If I had known the potstickers were fried, I probably would've skipped the combo.

Maru Ichi also makes their own fresh kimchi, which went perfectly with my rice. It's located in a jar on the table next to the roasted garlic chips so there's no limit to how much you can take.

Tonkotsu Ramen: This Tonkotsu Ramen is basically a naked version of the Kuro. It's not as rich and full-bodied as one might think, but it still satisfies a minor pork bone craving.

Maru Ichi in its cozy, little Mountain View community does a decent job of representing Kumamoto in the States and does an outstanding job with the Kuro. It makes me wonder why more ramen-ya's don't use this method, especially in LA!

Katana-Ya - San Francisco, CA

430 Geary Street
San Francisco, CA 94102
(415) 771-1280
Near Union Square

Every now and then, there comes a ramen-ya that inspires me to write with excitement and enthusiasm oozing out from the neurons of my fingertips. Unfortunately, this was not one of them. I'm not sure if it was the cheesy neon lights or the stunning Brides of March, but all I got to say is: "Only in San Francisco!"

Regular Shoyu Ramen (rich): I've heard some people say that this ramen "is the best in the city." And then I've heard them say "ramen in the city is nothing to rave about." Somehow, I understand exactly how they feel. This Shoyu Ramen wasn't bad, but it wasn't great either. I guess you can call it "regular" at best (and they do! haha). Available in "rich" or "light", this rich version was just a shoyu ramen with extra fat. The toppings (chashu, menma, negi, seaweed) were highly overrated. The noodles were standard as well.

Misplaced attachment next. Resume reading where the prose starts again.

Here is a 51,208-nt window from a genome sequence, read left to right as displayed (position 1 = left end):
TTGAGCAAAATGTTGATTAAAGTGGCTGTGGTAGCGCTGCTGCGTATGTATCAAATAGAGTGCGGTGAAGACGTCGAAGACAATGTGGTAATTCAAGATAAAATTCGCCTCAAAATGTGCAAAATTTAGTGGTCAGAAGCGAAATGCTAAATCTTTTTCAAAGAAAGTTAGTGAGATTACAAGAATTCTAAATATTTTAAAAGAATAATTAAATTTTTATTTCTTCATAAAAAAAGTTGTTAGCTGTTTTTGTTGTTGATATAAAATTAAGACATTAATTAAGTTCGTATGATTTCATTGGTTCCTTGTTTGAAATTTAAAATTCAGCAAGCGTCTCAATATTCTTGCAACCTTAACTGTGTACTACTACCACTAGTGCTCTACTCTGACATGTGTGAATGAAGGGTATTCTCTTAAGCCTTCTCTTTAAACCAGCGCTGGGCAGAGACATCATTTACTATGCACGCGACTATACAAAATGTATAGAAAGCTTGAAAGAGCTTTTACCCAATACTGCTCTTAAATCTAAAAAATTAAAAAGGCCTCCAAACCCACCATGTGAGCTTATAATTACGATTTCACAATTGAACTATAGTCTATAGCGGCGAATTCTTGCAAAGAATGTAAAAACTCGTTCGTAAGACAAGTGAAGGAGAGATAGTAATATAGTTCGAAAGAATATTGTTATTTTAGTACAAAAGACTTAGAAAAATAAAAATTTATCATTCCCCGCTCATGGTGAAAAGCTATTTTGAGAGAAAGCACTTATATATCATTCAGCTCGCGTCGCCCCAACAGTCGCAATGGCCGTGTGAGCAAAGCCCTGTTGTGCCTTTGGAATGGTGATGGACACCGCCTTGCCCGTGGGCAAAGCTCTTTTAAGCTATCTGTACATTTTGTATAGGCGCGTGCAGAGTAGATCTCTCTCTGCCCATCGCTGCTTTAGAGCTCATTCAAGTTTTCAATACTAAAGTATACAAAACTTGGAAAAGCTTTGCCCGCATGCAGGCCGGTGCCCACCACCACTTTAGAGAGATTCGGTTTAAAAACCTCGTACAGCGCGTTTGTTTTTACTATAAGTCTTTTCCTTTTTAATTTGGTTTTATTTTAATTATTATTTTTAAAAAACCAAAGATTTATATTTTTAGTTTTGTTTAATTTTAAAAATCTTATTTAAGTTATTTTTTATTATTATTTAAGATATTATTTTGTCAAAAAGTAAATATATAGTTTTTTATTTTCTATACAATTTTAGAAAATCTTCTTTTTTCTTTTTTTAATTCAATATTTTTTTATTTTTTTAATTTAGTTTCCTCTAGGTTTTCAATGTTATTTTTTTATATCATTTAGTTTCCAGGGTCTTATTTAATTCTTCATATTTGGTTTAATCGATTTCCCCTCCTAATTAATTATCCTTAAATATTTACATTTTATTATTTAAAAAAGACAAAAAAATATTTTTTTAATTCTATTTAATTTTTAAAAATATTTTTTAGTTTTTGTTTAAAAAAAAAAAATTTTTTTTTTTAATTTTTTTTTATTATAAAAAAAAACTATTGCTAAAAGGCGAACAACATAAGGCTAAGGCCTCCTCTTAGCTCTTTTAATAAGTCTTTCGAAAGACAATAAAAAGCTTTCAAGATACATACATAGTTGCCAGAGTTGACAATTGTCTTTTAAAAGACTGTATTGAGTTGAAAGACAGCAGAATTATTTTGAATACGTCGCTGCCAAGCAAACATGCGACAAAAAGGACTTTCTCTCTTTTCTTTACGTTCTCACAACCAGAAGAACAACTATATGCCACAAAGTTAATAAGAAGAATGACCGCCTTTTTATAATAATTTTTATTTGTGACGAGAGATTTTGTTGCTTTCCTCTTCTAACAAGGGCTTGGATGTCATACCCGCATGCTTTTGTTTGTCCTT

Regular Shoyu Ramen (light): The light version of this Regular Ramen was also nothing to rave about. Exactly the same as above, minus the extra fat, the soup was surprisingly better flavored, but still not worth the hype.

Deep Fried Chicken Ramen (Miso): Their miso ramen was more like miso-soup ramen and notably light, which made the Chicken Karaage a welcome addition. I didn't try the chicken, but I heard it held its crisp fairly well.

Gyoza: An utter disappointment. I was expecting a little more for 6 bucks. An overbearing flavor of cabbage drowned out most other ingredients. I'd recommend skipping these next time.

Day one is done, but day two is just about to begin. It's time to leave the city and travel south.